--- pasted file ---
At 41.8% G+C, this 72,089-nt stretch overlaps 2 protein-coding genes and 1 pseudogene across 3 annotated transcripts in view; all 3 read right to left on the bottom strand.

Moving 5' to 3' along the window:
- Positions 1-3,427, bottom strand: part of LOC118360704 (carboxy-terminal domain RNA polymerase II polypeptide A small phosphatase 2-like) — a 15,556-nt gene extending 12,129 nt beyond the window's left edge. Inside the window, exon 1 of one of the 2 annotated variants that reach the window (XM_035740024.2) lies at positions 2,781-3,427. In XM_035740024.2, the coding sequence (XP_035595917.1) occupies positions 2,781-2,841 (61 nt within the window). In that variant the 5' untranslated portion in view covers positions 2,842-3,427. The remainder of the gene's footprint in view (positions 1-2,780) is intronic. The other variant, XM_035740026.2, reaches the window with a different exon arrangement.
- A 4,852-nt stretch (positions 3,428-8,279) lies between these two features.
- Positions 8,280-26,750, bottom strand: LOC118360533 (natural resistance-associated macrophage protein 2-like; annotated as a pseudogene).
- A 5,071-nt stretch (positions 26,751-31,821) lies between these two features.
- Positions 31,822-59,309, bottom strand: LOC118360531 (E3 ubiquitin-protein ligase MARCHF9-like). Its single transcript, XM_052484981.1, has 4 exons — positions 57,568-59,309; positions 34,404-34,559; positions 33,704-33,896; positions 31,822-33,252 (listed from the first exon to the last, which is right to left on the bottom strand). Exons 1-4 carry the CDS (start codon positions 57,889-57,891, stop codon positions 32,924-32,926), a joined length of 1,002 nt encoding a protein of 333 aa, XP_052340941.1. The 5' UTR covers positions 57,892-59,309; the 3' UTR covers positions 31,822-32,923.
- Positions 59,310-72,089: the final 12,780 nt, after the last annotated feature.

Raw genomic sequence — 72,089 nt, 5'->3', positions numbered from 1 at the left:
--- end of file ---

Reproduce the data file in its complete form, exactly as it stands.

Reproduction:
At 41.8% G+C, this 72,089-nt stretch overlaps 2 protein-coding genes and 1 pseudogene across 3 annotated transcripts in view; all 3 read right to left on the bottom strand.

Moving 5' to 3' along the window:
- Positions 1-3,427, bottom strand: part of LOC118360704 (carboxy-terminal domain RNA polymerase II polypeptide A small phosphatase 2-like) — a 15,556-nt gene extending 12,129 nt beyond the window's left edge. Inside the window, exon 1 of one of the 2 annotated variants that reach the window (XM_035740024.2) lies at positions 2,781-3,427. In XM_035740024.2, the coding sequence (XP_035595917.1) occupies positions 2,781-2,841 (61 nt within the window). In that variant the 5' untranslated portion in view covers positions 2,842-3,427. The remainder of the gene's footprint in view (positions 1-2,780) is intronic. The other variant, XM_035740026.2, reaches the window with a different exon arrangement.
- A 4,852-nt stretch (positions 3,428-8,279) lies between these two features.
- Positions 8,280-26,750, bottom strand: LOC118360533 (natural resistance-associated macrophage protein 2-like; annotated as a pseudogene).
- A 5,071-nt stretch (positions 26,751-31,821) lies between these two features.
- Positions 31,822-59,309, bottom strand: LOC118360531 (E3 ubiquitin-protein ligase MARCHF9-like). Its single transcript, XM_052484981.1, has 4 exons — positions 57,568-59,309; positions 34,404-34,559; positions 33,704-33,896; positions 31,822-33,252 (listed from the first exon to the last, which is right to left on the bottom strand). Exons 1-4 carry the CDS (start codon positions 57,889-57,891, stop codon positions 32,924-32,926), a joined length of 1,002 nt encoding a protein of 333 aa, XP_052340941.1. The 5' UTR covers positions 57,892-59,309; the 3' UTR covers positions 31,822-32,923.
- Positions 59,310-72,089: the final 12,780 nt, after the last annotated feature.

Raw genomic sequence — 72,089 nt, 5'->3', positions numbered from 1 at the left: